Wednesday, December 31, 2014

I write Biology too...

It's been an exciting final semester in the university and to make things more colorful, I decided to take a Bioinformatics class. I have never had a methodical Biology education, though I had spent quite a lot of hours in my junior-high science class looking at the cells in an onion peel or doodling the cellular structure of the Chlamydomonas.
It's always better late than never; I have time to learn a little more biology now. The first assignment of the Bioinformatics class was to write a concise essay on cells, cell reproduction and basic genetics.
I append below what I wrote for the class. Even though the content is nothing more than what's taught in an ordinary high school Biology class, I must say that I enjoyed learning how life actually works and apparently our life is pretty interesting (and complicated).

Saturday, November 22, 2014

Building a Scanner and Parser for your programming language

As the CA component of Compiler Design module, I was given this project to implement a lexical analyzer and the parser(semantic analyzer) for C- (a language specification from the famous text book, Compiler Construction: Principles and Practice)

flex(lex) was used to implement the lexical analyzer while the parser was built using bison(yacc). Flex uses the header file generated by bison in order to identify tokens defined in the bison script.

Bison script defines different token types that are valid in our language specification.

Saturday, July 5, 2014

Saving and Indexing Shp resources in Arches

In this post, I am going to explain my work with internals of Arches data processing and how it models heritage data in the back-end. I described how the shapefile reader works in my previous post and in this, I will be explaining how shapefile records are collaborating with PostGIS and Elasticsearch.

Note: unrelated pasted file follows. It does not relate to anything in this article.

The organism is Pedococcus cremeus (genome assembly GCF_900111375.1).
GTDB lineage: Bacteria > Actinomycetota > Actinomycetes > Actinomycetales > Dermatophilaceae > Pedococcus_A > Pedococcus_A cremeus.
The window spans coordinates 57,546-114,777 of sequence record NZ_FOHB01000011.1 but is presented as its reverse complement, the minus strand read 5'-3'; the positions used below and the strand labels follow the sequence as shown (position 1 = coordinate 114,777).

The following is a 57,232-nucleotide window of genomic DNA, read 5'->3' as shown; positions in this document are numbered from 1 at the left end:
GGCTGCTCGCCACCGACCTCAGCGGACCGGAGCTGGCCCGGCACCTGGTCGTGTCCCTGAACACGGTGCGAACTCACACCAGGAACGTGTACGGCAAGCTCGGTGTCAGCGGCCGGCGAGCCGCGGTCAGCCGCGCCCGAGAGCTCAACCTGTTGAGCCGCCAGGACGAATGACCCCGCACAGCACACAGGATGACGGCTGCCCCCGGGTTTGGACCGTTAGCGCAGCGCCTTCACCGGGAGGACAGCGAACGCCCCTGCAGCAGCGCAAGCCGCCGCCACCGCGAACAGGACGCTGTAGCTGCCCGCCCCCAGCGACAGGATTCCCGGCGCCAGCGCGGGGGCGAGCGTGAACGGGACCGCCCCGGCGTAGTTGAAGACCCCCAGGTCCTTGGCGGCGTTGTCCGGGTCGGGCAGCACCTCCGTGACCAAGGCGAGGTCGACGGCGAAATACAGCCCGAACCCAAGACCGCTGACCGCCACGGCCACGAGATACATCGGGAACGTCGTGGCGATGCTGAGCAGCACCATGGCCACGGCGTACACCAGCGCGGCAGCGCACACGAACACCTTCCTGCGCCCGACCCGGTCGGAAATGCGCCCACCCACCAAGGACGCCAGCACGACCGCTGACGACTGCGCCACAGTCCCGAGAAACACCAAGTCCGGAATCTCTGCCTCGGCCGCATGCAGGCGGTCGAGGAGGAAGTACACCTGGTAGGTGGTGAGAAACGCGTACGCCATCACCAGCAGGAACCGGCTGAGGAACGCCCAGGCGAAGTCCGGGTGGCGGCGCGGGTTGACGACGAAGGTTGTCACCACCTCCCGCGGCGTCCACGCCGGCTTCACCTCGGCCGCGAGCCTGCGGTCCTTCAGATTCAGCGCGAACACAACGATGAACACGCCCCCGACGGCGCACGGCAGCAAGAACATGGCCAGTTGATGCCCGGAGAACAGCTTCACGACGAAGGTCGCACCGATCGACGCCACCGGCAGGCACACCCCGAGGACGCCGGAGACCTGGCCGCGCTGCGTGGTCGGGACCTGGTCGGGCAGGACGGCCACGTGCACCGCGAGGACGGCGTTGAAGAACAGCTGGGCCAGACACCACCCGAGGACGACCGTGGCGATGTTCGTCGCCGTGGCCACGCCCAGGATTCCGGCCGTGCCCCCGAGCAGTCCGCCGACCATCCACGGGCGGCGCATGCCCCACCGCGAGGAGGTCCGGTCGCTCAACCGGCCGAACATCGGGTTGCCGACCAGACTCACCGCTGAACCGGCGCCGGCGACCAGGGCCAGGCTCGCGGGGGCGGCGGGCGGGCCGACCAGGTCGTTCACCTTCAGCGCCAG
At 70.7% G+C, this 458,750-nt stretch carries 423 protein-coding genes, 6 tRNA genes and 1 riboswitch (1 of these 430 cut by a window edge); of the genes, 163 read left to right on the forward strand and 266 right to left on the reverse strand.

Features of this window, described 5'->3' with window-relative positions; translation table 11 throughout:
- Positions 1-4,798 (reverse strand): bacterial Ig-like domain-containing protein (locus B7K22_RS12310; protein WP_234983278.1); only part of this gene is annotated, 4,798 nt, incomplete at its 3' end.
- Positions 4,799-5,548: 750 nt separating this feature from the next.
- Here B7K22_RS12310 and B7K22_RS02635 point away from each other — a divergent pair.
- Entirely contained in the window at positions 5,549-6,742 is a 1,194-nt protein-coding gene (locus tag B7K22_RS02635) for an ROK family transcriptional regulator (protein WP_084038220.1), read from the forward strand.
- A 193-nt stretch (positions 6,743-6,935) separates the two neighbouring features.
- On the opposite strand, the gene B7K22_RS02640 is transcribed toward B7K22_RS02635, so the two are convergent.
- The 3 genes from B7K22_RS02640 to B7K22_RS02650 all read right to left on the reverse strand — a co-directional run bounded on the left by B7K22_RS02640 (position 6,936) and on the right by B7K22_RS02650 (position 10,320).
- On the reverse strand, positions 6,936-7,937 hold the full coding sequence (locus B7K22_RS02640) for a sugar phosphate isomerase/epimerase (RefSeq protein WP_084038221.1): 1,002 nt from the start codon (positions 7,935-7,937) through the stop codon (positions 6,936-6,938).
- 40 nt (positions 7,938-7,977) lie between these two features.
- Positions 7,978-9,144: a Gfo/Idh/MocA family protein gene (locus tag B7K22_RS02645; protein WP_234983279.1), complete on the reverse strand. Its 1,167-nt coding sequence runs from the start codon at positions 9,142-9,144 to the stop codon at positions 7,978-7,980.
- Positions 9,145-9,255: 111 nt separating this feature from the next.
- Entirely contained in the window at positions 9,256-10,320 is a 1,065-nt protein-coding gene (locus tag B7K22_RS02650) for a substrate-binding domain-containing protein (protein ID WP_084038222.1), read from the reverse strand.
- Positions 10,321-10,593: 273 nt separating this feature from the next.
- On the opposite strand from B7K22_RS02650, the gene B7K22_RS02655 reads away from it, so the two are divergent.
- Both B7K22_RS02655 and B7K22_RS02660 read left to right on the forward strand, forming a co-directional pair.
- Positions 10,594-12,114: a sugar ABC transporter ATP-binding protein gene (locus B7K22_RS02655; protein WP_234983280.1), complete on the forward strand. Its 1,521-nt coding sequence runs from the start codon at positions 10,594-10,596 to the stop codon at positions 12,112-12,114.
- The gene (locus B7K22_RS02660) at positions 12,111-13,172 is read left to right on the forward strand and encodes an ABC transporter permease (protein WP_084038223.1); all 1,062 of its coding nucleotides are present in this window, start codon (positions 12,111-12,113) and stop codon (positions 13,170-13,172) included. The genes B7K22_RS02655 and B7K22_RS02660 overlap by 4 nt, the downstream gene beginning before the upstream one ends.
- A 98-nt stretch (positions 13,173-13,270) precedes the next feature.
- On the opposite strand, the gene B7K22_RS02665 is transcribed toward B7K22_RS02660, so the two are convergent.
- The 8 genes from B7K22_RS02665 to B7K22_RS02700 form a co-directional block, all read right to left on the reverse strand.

Sunday, June 15, 2014

Shapefile reader for Arches

In my previous post I introduced how shapefile support can be provided for Arches in a very abstract and font-end perspective. By the time I write this post, I have started working on data processing methods. So this post will describe how things happen in the back-end. There are certain things that need to be glued together on order to complete the workflow and that will come in a later post.

Shapefile is a file format defined by ESRI in order to manage geographical data[1][2].
Currently Arches do not support shapefile format. With this improvement, Arches will be enabled to read user's legacy data from a shapefile and store them inside Arches as Arches resource instances.

Django GDAL(GeoSpacial Data Abstraction Library) interface was used in the development[3][4].
Current code is available in the data_import_mapping development branch at bitbucket repository trusira/arches[5]

Sunday, May 25, 2014

Shapefile support for Arches

Shapefiles ( are a widely used data exchange format among GIS data users. The new modifications will allow Arches users to load heritage resource data using Shapefiles.

A shapefile has the extension of .shp but a shapefile alone has no value. So every shapefile is associated with a couple more mandatory files (There are optional files in addition to these two mandatory files), an index file (*.shx) and a dBase table (*.dbf).

Friday, May 23, 2014

Connect to a Postgres database using pgAdmin III

pgAdmin III is a GUI tool to manage and query postgres databases. Assuming you have installed both postgres (in my case it is postgis) and pgAdmin we can proceed as follows.
pgAdmin III is available through Ubuntu software center. 

add new server

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